Uncategorized | August 7, 2009
Jenny Ingram wrote the following Aug. 6 post for the Wyoming Humanities Council blog. It talks about a program co-sponsored by the WHC and the WAC. Both orgs have grants for this type of program — and a variety of others.
Here’s the post:
Both the Wyoming Humanities Council and the Wyoming Arts Council sponsored a March presentation of The Cancer Monologues by Denver’s El Centro Su Teatro. The play, hosted in Laramie by La Radio Montañesa KOCA 93.5 FM, explores the social and cultural issues of cancer within the Latino community. Su Teatro originally created The Cancer Monologues in partnership with the Latino Research and Policy Center at the University of Colorado, Denver, and it’s now on their roster of touring shows. (Other offerings include a seatbelt safety awareness play starring two Mexican masked wrestlers, and a play about the United Farm Workers march from Delano to Sacramento in 1966.)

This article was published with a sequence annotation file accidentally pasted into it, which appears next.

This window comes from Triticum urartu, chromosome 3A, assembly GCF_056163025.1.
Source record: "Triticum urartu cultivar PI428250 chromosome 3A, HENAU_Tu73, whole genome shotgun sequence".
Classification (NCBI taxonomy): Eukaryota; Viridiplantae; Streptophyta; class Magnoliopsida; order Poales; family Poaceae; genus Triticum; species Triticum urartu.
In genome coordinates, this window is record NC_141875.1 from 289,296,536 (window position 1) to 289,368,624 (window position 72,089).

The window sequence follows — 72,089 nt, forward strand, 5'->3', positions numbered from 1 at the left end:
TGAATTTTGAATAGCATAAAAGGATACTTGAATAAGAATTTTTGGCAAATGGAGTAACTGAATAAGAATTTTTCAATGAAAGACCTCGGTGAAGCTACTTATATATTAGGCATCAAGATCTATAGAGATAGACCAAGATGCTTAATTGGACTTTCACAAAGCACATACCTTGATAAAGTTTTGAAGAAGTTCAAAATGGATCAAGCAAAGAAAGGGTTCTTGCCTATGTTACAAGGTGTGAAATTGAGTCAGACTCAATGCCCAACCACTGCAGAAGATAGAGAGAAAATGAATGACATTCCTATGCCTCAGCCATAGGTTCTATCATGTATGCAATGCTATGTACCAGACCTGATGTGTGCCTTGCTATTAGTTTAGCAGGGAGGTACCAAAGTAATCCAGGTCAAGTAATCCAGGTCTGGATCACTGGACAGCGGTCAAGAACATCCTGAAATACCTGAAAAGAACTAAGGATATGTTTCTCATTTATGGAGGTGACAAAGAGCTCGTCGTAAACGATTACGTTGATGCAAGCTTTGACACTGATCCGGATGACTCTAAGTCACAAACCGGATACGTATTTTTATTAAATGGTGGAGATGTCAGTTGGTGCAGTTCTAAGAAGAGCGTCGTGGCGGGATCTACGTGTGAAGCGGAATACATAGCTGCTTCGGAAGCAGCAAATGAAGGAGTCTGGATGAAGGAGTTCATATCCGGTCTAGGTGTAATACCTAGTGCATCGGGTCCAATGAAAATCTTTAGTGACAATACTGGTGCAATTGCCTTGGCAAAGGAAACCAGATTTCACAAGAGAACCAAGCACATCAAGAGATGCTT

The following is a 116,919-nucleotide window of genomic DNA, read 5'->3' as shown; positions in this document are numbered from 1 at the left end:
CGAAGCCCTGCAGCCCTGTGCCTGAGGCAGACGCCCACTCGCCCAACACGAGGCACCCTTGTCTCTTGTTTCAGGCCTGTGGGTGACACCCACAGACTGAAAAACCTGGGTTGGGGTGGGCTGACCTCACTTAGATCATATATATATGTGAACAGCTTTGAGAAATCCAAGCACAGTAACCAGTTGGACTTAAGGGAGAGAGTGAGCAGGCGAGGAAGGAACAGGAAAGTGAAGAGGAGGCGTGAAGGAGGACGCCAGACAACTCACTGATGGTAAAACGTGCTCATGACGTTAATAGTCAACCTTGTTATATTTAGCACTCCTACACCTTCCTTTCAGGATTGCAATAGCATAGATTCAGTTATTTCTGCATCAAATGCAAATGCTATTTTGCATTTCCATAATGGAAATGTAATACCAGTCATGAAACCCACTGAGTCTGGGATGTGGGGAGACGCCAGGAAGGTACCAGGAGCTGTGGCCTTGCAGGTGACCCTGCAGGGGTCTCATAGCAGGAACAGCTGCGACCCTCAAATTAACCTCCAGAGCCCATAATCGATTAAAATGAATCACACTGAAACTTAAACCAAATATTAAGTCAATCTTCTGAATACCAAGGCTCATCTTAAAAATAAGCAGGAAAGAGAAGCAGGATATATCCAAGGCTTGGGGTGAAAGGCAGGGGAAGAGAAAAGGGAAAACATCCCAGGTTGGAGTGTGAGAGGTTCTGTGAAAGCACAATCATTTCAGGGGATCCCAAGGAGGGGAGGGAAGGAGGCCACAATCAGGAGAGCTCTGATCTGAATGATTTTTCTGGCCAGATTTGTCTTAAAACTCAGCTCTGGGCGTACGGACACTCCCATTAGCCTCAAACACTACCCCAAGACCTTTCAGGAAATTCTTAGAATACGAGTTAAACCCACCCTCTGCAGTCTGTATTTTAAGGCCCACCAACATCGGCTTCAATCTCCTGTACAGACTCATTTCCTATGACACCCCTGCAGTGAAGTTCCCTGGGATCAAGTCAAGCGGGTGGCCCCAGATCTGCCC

I went with limited expectations. How interesting can a public service cancer play be? Let me tell you: I’m now a season ticket holder to El Centro Su Teatro! They are fresh, they are funny, and in the best tradition of theater, they are political. (They’re also a bargain.)
Before the performance of The Cancer Monologues began, Cecelia Aragon, a UW faculty member in theater and in Chicano studies, presented a short history of Chicano theater. She explained how the tradition (and Su Teatro) started in the late 1960s and early 1970s with the aim of highlighting social and political issues in the Hispanic community. I love this era for its activism, and I’m always excited to encounter people and organizations from this time period who have retained their liveliness. Thank you, Su Teatro, for keeping it real!